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FIGURE 1. Translucent 3D-models of Cambarellus diminutus sample C7tank in combination with 3D-models of calcite clusters, which precipitated inside the carcass during its decomposition in freshwater. 1.1 3D-model without calcite clusters on day 1. 1.2 3D-model on day 2 showing a small amount of calcite clusters inside the cephalothorax and the first tergite. 1.3 3D-model on day 4 showing a lot of calcite clusters inside the antennules, the left major propodus, the rostrum, the cephalothorax, the tergites, the uropods, and the telson. 1.4 3D-model on day 7, showing widespread calcite clusters at the inner side of the carapace of the carcass except the dorsal side of the cephalothorax and the tergites (see also Figure.4.1). 3D-models were reconstructed based on µ-CT data.

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FIGURE 2. Median values of percentage decrease in the total volume of gastroliths (TVGtank and TVGdist.) in comparison to the percentage increase in the total volume of calcite clusters (TVCtank and TVCdist.) of sample C4 tank, C6tank, C9tank, C10tank and C1dist., C3dist., C4dist., C8 dist., C9dist. and C10 dist. for the duration of 11 days (Data set can be found in the supplement [Appendix 7, Appendix 8Appendix 9, Appendix 10]). 100 % in TVGtank/dist represents the starting volume of gastroliths at the beginning of the experiments. 100 % in TVCtank/dist represents the maximum volume of calcite precipitation achieved during the experimental period. 3D-models in violet box show the reduction of gastroliths for the duration of 11 days. V, Volume; d, day; TVG, total volume of gastroliths; TVC, total volume of calcite; tank, tank water; dist., distilled water. 3D-models were reconstructed based on µ-CT data.

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FIGURE 3. Comparison of the maximum volume of precipitated calcite of samples C1tank to C10tank and C1dist. to C10dist. in dependence of the body size. Specimens without gastroliths (which were in the intermoult phase) are marked with a circle. Specimens with gastroliths are marked by using a filled triangle (early premoult phase), filled squares (late premoult phase) and filled circles (postmoult phase). Also shown are regression lines for individuals without gastroliths (R2 = 0.39) and with gastroliths (R2 = 0.08).

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FIGURE 4. 4.1 Anterior view from the cephalothorax into the abdominal region of a translucent 3D model of Cambarellus diminutus sample C7 tank in combination with 3D models of calcite clusters on day 7). 4.2 SEM image of the carapace surface with a plumose seta and some kind of bacteria. 4.3 SEM image of the surface of a calcite cluster with parts of the cuticle layers and bacteria. Abbreviations: A, abdominal segment; B, bacteria; C, cuticle; CC, calcite cluster; In, intestine; P, plumose seta. 3D-models were reconstructed based on µ-CT data.

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FIGURE 5. SEM-images of several diverse calcite structures which precipitated inside the carcasses. 5.1 Bispherical structure with mineralized setae and a part of the cuticle layers. 5.2 and 5.3 Spherical structures. 5.4 Elliptical structure which is tapering at the left side. 5.5 Complex structure. 5.6 Bispherical structure with mineralized setae and a part of the cuticle layers.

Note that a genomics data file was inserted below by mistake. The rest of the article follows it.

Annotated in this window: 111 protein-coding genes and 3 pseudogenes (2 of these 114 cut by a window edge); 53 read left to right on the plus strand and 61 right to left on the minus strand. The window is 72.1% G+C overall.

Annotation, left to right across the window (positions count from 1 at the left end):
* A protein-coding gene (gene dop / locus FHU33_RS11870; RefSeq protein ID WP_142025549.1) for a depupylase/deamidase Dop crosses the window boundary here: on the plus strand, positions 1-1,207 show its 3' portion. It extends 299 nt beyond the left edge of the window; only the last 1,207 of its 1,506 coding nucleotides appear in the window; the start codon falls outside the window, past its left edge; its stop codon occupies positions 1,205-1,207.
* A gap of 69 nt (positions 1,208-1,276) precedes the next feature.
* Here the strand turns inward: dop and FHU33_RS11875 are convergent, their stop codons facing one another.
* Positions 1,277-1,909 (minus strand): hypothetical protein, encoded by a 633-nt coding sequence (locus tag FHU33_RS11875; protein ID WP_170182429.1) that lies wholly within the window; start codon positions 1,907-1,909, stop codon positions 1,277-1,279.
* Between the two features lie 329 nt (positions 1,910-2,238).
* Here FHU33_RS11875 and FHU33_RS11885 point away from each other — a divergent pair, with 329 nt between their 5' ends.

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FIGURE 6. 3D-models and SEM-images of sample C3tank. 6.1 3D-model of the whole crayfish in dorso-lateral view. 6.2 3D-model of the chela of the first left pereiopod in combination with a SEM-image of the calcified muscle of the dactyl. 6.3 SEM-image of a calcified muscle from the inside of the dactyl of the chela of the first left pereiopod. 3D-models were reconstructed based on µ-CT data.

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FIGURE 7. Representative Raman spectra of a mineralized muscle of Cambarellus diminutus (sample C3tank) and observed crystal clusters compared to Raman reference spectra of crystalline calcite and apatite, taken from the RRUFF Raman data base (*R040170, #R060070, Laetsch and Downs, 2006). Raman spectra of the mineralized muscle as well as of the crystal cluster exhibit all main Raman bands typically observed in well crystallized calcite, including the lattice modes, which are absent in amorphous calcium carbonate (Wang et al., 2011).

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FIGURE 8. Hypothetical scenarios of calcium dissolution and precipitation of calcite clusters inside decomposing crayfish without (8.1-2) and with gastroliths in tank water (8.3-4). 8.1 Low pH-values around and inside the carcass caused by an enzymatic self-digestion (autolysis) and bacterial activity release dissolved calcium ions which migrate out of the carapace into the body cavity and into the environment (red arrows). 8.2 Increase of the pH-value inside the carcass caused by microbial activities during the putrefaction result in a precipitation of calcite clusters at the inner side of the carapace, consisting of previously dissolved calcium ions out of the cuticle layers. 8.3 Low pH-values around and inside the carcass caused by enzymatic self-digestion (autolysis) and bacterial activity resulted in an accumulation of dissolved calcium ions (red arrows). In addition, low pH conditions inside the stomach and decay of the “gastrolith-cavity-membrane” resulted in dissolving calcium ions from the gastroliths. 8.4 An increase of the pH-value inside the carcass, along the inner side of the carapace, caused by microbial activities during the putrefaction resulted in a precipitation of calcite clusters by previously dissolved calcium ions out of the cuticle layers and gastroliths.

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